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The Law Blogger is a law-related blog that informs and discusses current matters of legal interest to readers of The Oakland Press and to consumers of legal services in the community. We hope readers will  find it entertaining but also informative. The Law Blogger does not, however, impart legal advice, as only attorneys are licensed to provide legal counsel.
For more information email: info@clarkstonlegal.com

Sunday, October 5, 2014

36th District Court Judges Must Report Attendance

Michigan's second largest court recently regained partial control of its docket after being supervised by Judge Michael Talbot and the Michigan Supreme Court.  The 30-plus judges of the 36th District Court will report their daily attendance to the High Court's administrative office along with progress on their caseloads; the court administrator for the district court in Detroit will continue to provide the Supreme Court Administrative Office with financial reports as well.

The  36th District Court handles one million cases per year according to Fox News Detroit.  The court's own web site, however, proudly touts a docket only half that large.  Perhaps they need to review their own files a little more closely.

Some big-time felony criminal cases get started in the 36th District Court, situated adjacent to Comerica Park and Ford Field in Downtown Detroit.  Many of today's Tiger and Lion fans will walk right past this court on their way to the games.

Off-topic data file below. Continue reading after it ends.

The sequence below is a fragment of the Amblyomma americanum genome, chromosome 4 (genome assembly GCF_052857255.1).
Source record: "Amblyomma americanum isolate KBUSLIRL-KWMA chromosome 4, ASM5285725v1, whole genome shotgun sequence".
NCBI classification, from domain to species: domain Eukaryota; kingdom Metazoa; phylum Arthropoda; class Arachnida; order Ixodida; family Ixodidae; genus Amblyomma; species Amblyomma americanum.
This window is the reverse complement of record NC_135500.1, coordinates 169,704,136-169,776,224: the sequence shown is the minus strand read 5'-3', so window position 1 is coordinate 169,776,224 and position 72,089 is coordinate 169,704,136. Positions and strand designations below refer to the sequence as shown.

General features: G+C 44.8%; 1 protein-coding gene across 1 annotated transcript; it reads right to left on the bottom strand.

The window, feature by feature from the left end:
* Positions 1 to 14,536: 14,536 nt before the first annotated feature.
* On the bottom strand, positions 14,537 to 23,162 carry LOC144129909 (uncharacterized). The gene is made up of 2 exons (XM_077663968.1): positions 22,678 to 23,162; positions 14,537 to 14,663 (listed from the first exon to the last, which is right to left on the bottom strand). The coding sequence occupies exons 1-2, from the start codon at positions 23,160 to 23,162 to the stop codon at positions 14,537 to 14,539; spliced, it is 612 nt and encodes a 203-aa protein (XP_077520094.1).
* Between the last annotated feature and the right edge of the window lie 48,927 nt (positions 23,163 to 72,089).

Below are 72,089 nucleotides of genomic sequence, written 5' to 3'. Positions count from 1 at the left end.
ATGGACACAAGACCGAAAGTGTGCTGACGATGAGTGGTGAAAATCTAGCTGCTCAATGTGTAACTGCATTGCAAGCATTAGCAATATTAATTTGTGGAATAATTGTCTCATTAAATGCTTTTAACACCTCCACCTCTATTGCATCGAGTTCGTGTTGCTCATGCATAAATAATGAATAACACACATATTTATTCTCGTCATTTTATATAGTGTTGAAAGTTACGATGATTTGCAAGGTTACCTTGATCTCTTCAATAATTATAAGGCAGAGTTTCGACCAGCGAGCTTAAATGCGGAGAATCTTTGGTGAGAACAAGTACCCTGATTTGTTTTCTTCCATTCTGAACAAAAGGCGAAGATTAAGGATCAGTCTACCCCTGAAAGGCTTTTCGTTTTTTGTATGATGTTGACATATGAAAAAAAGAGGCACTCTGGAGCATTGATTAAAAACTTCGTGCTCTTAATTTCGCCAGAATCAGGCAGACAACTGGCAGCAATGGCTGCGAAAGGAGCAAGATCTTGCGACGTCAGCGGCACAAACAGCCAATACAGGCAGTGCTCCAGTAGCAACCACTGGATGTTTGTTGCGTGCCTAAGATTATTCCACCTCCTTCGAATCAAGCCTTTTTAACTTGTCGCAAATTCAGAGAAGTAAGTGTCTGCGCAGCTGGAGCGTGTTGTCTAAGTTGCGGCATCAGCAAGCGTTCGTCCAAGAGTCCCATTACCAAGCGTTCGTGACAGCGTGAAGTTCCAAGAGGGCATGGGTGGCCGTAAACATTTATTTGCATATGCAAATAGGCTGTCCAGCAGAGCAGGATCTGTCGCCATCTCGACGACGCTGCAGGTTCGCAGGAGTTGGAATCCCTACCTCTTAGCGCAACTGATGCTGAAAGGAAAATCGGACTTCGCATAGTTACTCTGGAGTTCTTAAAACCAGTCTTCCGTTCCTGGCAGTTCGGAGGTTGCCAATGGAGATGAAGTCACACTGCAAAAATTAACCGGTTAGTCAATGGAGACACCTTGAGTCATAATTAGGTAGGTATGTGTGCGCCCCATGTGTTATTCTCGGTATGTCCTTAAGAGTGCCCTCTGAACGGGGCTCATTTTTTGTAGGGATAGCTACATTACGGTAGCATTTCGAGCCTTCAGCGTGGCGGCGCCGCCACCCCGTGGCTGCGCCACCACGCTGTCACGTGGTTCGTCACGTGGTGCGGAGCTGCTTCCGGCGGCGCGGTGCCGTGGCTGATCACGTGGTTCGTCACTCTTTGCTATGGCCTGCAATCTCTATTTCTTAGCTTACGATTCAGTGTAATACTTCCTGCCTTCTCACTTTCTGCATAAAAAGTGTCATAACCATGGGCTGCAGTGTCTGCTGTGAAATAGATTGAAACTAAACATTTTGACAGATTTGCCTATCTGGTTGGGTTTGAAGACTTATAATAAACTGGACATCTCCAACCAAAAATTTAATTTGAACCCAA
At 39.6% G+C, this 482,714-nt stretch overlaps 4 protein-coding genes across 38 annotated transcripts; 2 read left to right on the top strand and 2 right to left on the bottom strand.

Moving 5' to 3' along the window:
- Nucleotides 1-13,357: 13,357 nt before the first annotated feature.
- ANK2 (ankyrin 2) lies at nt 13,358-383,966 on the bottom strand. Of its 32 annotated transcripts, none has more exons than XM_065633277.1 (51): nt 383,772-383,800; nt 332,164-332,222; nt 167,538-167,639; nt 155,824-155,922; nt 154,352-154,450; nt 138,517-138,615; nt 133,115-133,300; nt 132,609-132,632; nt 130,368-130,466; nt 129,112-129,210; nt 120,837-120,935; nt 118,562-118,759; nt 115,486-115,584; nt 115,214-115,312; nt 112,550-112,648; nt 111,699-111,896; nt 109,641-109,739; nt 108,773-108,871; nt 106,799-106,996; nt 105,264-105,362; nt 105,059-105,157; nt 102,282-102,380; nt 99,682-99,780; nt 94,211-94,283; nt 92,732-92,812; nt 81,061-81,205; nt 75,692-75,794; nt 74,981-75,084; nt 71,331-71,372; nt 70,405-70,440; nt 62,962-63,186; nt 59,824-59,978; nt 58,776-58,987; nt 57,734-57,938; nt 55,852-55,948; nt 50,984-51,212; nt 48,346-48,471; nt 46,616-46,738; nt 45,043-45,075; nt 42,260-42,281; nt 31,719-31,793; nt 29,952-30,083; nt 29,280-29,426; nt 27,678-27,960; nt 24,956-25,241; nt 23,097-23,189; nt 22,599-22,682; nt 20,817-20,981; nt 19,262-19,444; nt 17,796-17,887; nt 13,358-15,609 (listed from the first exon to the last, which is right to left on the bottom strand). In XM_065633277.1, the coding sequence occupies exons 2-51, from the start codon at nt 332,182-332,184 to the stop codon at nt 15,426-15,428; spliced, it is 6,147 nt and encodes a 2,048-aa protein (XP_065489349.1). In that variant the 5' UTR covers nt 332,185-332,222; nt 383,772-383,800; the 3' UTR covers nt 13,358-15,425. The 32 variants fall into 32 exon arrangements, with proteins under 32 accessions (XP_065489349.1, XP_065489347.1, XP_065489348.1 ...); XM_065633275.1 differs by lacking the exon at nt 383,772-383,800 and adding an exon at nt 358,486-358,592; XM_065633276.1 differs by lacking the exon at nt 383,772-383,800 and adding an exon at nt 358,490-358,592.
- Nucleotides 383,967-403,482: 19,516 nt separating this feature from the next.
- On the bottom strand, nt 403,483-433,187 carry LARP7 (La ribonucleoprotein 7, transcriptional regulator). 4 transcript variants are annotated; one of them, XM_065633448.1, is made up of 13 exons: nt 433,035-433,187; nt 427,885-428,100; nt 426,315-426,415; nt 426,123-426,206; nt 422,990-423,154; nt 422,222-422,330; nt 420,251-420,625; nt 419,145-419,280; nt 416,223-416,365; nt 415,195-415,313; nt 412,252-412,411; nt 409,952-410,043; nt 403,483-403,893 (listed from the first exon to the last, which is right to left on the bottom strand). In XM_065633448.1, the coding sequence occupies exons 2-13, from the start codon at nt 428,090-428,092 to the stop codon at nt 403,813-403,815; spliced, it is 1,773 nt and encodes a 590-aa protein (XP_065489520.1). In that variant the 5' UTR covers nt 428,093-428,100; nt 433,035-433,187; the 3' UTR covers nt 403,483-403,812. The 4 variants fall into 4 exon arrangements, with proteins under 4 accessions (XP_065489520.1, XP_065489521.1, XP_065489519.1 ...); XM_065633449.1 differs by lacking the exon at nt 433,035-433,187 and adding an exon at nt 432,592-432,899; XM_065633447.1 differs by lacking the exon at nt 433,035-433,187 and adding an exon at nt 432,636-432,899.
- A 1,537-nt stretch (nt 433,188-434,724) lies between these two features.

Some of the court's revenue woes stem from the quarter billion dollars in uncollected traffic tickets and unpaid misdemeanor fines.  Collecting even a fraction of these revenues would go a long way to relieving some of the court's fiscal pressures.

The recently concluded Supreme Court review resulted in the district court significantly trimming its bloated workforce and streamlining its procedures.  These are moves in the right direction.

On one memorable occasion, this Blogger presented with a matter for which the court clerk could not determine the assigned judge, despite reviewing a copy of the notice sent by the clerk to my client.  When the judge was figured-out, I went to the assigned court room at 10:30 am, only to find the doors locked.  Although the lights were on in the court room, and I could see staff in the back, it took another hour to get the matter heard before a judge.

When I left the court around noon that day, I had the feeling that I was lucky to have my matter heard at all.  Hopefully, those days are over.

Pruning redundant staff and streamlining court procedures will help this high-volume court to provide the citizens of Detroit a crucial public service: access to justice and the rule of law.

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